inhalation injury

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Related to inhalation injury: Smoke inhalation injury

in·ha·la·tion in·ju·ry

(in'hă-lā'shŭn in'jŭr-ē)
Trauma to the throat, lungs, and associated areas caused by fire, exposure to toxins, or lethal gases.
Medical Dictionary for the Health Professions and Nursing © Farlex 2012

inhalation injury

Injury to the oropharynx, nasopharynx, trachea, bronchi, or lungs from exposure to smoke or heated gas. This injury is a potentially life-threatening complication of exposure to smoke and fire and is often present in those who have suffered facial burns; firefighters are esp. at risk. Early complications of inhalation injury include bronchospasm, airway edema, airway obstruction, and respiratory failure. Late complications include hospital-acquired pneumonias and other respiratory illnesses. Patients suspected of inhalation injury should be promptly and repeatedly assessed to make certain they have an open airway. Emergent tracheal intubation is used to prevent respiratory failure. See: carbon monoxide


Patients who have suffered smoke inhalation injury may complain of dyspnea, cough, and black sputum. Stridor may be present if the upper airway is narrowed as a result of inflammation. Confusion may occur if carbon monoxide poisoning is also present.

Synonym: smoke inhalation injury
See also: injury
Medical Dictionary, © 2009 Farlex and Partners
References in periodicals archive ?
Failure to clear casts and secretions following inhalation injury can be dangerous: report of a case.
Although only 3.3% of over 1 200 patients had assault burns, they were associated with a higher frequency of inhalation injury, a larger size of third-degree burns and a longer intubation period, indicating a more severe clinical course than accidental burns.
In our study, 16 burn patients without NI received prophylactic antimicrobial agents because of poor immunostatus and inhalation injury. Antimicrobial usage in our BCU could be further reduced if only prophylaxis was given to patients with poor immunostatus and an open burn wound that did not close within a few days.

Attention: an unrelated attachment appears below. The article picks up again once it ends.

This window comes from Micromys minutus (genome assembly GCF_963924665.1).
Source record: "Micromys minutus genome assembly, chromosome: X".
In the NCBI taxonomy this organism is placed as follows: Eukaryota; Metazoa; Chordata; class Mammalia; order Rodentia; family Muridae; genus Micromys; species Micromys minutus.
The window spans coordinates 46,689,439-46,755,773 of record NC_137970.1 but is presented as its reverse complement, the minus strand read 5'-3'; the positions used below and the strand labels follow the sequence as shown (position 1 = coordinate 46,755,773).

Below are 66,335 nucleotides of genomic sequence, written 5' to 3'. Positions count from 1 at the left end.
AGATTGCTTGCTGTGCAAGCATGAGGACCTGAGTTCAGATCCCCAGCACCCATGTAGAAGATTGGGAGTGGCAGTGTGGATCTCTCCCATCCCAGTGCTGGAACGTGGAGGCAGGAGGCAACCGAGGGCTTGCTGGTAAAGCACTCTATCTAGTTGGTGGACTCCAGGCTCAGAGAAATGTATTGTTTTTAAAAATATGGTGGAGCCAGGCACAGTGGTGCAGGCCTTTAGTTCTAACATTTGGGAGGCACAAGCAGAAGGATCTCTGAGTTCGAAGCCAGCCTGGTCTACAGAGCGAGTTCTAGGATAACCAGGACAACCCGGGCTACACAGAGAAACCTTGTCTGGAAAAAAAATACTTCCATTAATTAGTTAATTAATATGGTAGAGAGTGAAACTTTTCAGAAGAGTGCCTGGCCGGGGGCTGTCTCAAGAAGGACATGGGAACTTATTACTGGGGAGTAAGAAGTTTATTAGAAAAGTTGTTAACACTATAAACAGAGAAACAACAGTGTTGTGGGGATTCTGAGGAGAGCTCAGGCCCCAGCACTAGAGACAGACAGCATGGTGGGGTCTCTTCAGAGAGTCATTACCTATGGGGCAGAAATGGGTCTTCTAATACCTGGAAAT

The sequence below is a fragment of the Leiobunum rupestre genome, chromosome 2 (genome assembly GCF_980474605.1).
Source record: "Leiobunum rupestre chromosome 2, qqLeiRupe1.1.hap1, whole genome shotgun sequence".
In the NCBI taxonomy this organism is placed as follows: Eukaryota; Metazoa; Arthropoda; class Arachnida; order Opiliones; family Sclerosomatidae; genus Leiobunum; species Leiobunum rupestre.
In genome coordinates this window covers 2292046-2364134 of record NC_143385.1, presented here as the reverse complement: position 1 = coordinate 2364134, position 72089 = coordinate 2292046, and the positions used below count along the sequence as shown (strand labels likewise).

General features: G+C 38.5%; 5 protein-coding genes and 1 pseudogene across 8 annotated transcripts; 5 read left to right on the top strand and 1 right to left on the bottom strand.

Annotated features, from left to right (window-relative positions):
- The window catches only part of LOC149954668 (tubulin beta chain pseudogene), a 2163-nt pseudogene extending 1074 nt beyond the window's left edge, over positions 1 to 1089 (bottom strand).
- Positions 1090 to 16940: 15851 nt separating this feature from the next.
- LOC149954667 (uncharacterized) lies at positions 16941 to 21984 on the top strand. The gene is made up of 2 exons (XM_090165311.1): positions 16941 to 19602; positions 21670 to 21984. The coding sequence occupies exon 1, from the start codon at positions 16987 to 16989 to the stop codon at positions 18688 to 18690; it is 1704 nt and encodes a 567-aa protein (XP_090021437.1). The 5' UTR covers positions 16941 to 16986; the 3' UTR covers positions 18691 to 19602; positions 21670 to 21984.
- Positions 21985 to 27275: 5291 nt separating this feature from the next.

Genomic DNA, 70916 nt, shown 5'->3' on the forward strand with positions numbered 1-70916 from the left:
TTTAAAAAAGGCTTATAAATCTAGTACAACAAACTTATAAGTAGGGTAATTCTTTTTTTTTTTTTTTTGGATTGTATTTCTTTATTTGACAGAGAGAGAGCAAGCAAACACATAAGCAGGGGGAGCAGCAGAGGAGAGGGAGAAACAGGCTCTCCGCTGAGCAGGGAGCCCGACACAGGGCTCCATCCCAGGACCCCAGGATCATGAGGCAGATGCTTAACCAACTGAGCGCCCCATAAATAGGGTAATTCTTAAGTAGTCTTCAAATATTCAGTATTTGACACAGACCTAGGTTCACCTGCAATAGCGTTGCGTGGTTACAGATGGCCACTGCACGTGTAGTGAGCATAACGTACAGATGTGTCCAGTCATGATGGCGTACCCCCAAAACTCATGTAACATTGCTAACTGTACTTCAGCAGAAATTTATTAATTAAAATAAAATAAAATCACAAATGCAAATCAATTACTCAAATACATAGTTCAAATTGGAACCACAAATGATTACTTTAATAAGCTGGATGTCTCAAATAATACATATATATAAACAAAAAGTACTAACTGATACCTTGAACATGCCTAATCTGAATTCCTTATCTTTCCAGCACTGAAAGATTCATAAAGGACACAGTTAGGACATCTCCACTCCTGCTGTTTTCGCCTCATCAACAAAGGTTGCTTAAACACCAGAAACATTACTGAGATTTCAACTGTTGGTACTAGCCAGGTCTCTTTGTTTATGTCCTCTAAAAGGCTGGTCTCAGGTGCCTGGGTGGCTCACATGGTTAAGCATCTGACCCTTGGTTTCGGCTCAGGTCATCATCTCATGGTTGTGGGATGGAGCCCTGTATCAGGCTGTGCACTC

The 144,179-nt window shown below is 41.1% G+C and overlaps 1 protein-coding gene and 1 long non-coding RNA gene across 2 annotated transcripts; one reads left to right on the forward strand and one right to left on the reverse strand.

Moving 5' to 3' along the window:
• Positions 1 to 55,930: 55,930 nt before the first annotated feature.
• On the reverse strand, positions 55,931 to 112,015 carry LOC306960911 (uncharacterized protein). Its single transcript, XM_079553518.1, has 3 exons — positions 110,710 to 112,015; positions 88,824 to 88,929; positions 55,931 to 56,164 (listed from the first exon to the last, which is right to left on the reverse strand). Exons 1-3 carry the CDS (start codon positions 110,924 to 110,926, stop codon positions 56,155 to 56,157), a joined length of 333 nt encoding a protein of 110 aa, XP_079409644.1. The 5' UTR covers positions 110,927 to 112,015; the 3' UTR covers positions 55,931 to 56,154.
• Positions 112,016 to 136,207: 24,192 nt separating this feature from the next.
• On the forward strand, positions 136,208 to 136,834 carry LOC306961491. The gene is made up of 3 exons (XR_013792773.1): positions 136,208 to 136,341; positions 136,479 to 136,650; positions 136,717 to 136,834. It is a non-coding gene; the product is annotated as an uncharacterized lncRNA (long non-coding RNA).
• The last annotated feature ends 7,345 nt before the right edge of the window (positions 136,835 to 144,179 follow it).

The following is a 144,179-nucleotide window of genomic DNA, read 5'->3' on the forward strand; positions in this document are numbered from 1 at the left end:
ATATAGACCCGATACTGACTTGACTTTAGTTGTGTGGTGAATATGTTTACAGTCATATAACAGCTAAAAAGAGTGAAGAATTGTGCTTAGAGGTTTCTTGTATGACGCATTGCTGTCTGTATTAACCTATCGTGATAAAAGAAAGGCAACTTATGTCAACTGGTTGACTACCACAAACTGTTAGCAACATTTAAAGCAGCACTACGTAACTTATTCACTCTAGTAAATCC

* inhalation injury with/or face, neck and chest wounds
The diagnosis of smoke inhalation injury is based on clinical findings such as singed nasal hairs, intraoral soot, and signs of respiratory distress, including stridor, hoarseness, drooling, and dysphagia.
Patient description Peak Patient # Age Sex Diagnosis IAP mmHg 1 14 y/o M 60% TBSA burn and inhalation injury, ARDS 39 2 6 w/o M GI obstruction with dysmotility Septic shock, MSOF 17 3 2 m/o M Kwashiorkor, zinc deficiency Septic Shock 27 4 5 m/o F BPD; NEC, Septic Shock 20 5 2 y/o M Neuroblastoma s/p nephrectomy.
Presenting with symptoms of dyspnea and exhibiting carbonaceous material in his nares and mouth, the patient was intubated shortly after arrival for concern of inhalation injury and was placed on a ventilator.
On arrival at the hospital on October 14, 1992, the child was in "critical condition" from an inhalation injury and third degree burns.
From an inhalation injury, he suffered pneumonia, a collapsed lung, and adult respiratory distress syndrome.
The PMCs shown in this example are PMC 0508, Burn: Smoke Inhalation with Inhalation Injury, and PMC 0509, Burn: Smoke Inhalation without Inhalation Injury.
They cover pathophysiology; evaluation, resuscitation, and treatment; wound care, use of antibiotics, and control of burn wound sepsis; nutrition; inhalation injury; general (nonburn) inpatient wound care; toxic epidermal necrolysis syndrome and Stevens-Johnson syndrome; chemical burns; and pediatric burn management.
Survival is greatly dependent on adequate therapeutic measures, including resuscitation, infection control, early wound closure, management of inhalation injury, adequate nutrition, pain control and acute rehabilitation.